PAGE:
Check the path – A lesson in PCoIP troubleshooting

I’ll start with the moral of the story – when you’re having network issues, check the entire path.

I had an ongoing issue on a client’s network involving VMware View 5 and PCoIP. All internal traffic worked fine. Any PCoIP traffic that passed through the Cisco ASA firewall timed out. I could not get PCoIP traffic to work externally through the DMZ. It was the same behavior you get when the firewall has blocked ports. However, the firewall rules all seemed to be correct. When I switched the View client to use RDP, it connected to the desktop.

I opened a ticket with VMware support. They performed a bunch of troubleshooting, including running custom utilities to validate that all firewall ports were open. Everything checked out, and they blamed the Cisco ASA. I found a View-related bugfix on the Cisco website and tried flashing the ASA, but the problem persisted. So I opened up a ticket with Cisco TAC. They did their troubleshooting including packet captures and found nothing wrong. Their analysis was that the internal View connection broker was sending a FIN message to terminate the PCoIP session.

Back I went to VMware support, and they again failed to come up with a solution. So I was sitting there one day and my eyes floated over to the network diagram hanging on the wall. BAM. The cause of the problem was staring me right in the face. The customer has a Cymphonix web filter device, it functions as a bridge between the Cisco ASA and the internal network core. I tried digging through the logs on the Cymphonix but found no evidence of any packets being dropped. I put in a call to Cymphonix support anyway. I discovered that the Cymphonix was definitely dropping the PCoIP packets.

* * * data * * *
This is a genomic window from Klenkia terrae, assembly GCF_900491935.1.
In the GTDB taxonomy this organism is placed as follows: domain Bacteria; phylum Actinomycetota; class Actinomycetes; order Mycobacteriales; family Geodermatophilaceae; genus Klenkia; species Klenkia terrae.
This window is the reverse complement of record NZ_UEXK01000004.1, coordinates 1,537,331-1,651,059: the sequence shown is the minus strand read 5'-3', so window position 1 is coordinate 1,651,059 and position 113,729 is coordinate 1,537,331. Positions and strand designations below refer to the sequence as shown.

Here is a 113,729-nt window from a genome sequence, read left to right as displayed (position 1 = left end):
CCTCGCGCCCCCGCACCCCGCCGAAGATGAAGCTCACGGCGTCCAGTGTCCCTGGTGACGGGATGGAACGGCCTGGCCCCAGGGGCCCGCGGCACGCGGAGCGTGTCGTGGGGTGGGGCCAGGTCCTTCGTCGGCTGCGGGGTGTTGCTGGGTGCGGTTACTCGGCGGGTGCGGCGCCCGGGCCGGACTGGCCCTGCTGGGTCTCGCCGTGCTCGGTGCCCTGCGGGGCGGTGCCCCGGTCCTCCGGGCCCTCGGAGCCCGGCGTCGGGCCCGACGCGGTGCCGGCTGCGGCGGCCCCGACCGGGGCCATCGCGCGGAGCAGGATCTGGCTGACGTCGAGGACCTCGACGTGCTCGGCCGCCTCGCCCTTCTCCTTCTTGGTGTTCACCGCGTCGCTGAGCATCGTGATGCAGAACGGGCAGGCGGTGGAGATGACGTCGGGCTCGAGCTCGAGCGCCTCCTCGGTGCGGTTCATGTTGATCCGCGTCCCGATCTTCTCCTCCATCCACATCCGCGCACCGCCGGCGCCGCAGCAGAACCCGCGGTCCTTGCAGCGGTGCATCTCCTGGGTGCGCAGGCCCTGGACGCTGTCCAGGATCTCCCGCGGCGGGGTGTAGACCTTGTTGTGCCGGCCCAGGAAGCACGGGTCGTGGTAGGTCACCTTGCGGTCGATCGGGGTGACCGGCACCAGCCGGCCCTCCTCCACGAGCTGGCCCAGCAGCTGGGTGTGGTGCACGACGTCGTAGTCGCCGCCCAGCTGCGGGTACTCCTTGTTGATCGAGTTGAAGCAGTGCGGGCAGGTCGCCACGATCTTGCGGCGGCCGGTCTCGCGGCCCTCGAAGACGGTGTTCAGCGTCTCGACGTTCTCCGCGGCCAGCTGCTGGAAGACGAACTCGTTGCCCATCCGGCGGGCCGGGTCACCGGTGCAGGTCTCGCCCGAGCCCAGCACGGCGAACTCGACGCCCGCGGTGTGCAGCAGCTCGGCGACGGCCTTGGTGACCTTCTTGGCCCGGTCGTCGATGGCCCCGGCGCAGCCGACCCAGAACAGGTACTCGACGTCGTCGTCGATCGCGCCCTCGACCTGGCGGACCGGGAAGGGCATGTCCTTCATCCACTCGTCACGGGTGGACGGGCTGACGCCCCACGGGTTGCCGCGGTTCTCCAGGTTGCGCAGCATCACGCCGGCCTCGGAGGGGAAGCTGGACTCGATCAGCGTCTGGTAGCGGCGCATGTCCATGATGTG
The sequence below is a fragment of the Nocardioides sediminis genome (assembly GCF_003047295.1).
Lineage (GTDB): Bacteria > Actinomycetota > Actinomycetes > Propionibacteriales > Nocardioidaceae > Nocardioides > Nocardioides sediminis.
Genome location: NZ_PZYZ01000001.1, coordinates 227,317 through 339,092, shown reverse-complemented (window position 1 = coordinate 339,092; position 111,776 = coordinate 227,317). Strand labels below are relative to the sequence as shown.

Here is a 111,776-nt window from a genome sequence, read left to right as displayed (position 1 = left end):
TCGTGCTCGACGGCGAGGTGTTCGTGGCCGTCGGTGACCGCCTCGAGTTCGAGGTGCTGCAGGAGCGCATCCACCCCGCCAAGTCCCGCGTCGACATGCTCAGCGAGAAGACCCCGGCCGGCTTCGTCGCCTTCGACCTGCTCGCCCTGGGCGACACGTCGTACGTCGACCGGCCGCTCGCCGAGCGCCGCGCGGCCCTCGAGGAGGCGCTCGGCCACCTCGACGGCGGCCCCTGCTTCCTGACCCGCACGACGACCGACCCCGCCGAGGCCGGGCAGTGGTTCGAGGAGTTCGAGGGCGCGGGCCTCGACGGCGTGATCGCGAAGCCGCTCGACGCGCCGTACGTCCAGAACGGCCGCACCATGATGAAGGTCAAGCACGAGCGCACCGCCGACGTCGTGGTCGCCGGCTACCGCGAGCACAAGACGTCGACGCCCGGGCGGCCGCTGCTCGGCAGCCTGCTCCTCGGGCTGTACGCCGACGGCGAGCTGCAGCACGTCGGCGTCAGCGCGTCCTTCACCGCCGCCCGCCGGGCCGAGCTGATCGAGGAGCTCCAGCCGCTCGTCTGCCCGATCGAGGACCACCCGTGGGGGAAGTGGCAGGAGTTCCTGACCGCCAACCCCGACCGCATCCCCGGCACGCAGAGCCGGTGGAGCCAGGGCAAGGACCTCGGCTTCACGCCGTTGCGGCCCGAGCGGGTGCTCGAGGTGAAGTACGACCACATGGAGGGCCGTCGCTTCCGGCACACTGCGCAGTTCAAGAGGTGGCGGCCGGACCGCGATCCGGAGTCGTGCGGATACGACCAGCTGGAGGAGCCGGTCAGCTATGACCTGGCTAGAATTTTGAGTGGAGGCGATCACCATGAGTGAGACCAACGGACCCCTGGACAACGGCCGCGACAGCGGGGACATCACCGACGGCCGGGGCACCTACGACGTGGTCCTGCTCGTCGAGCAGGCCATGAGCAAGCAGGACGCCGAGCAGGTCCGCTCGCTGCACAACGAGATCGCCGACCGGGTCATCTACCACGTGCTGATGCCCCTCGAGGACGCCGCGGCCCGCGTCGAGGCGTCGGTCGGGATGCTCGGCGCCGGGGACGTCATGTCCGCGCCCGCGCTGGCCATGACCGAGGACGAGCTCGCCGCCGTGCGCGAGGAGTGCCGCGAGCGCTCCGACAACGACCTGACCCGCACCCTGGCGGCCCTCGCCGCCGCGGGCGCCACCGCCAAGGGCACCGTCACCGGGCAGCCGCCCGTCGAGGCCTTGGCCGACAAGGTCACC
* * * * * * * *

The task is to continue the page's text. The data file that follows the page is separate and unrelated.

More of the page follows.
I had run afoul of a feature called Anonymous Proxy Guard. It’s designed to prevent a user from bypassing the Cymphonix by using another proxy server. The feature detects the PCoIP protocol as an anonymous proxy and drops the packets. Cymphonix support couldn’t give me a satisfactory explanation for why the device didn’t/couldn’t log the drops. I reconfigured the Cymphonix to stop using Anonymous Proxy Guard for all traffic inbound and outbound from the View Security servers. Problem solved.

The next time you’re having a problem like this, trace the entire network path!

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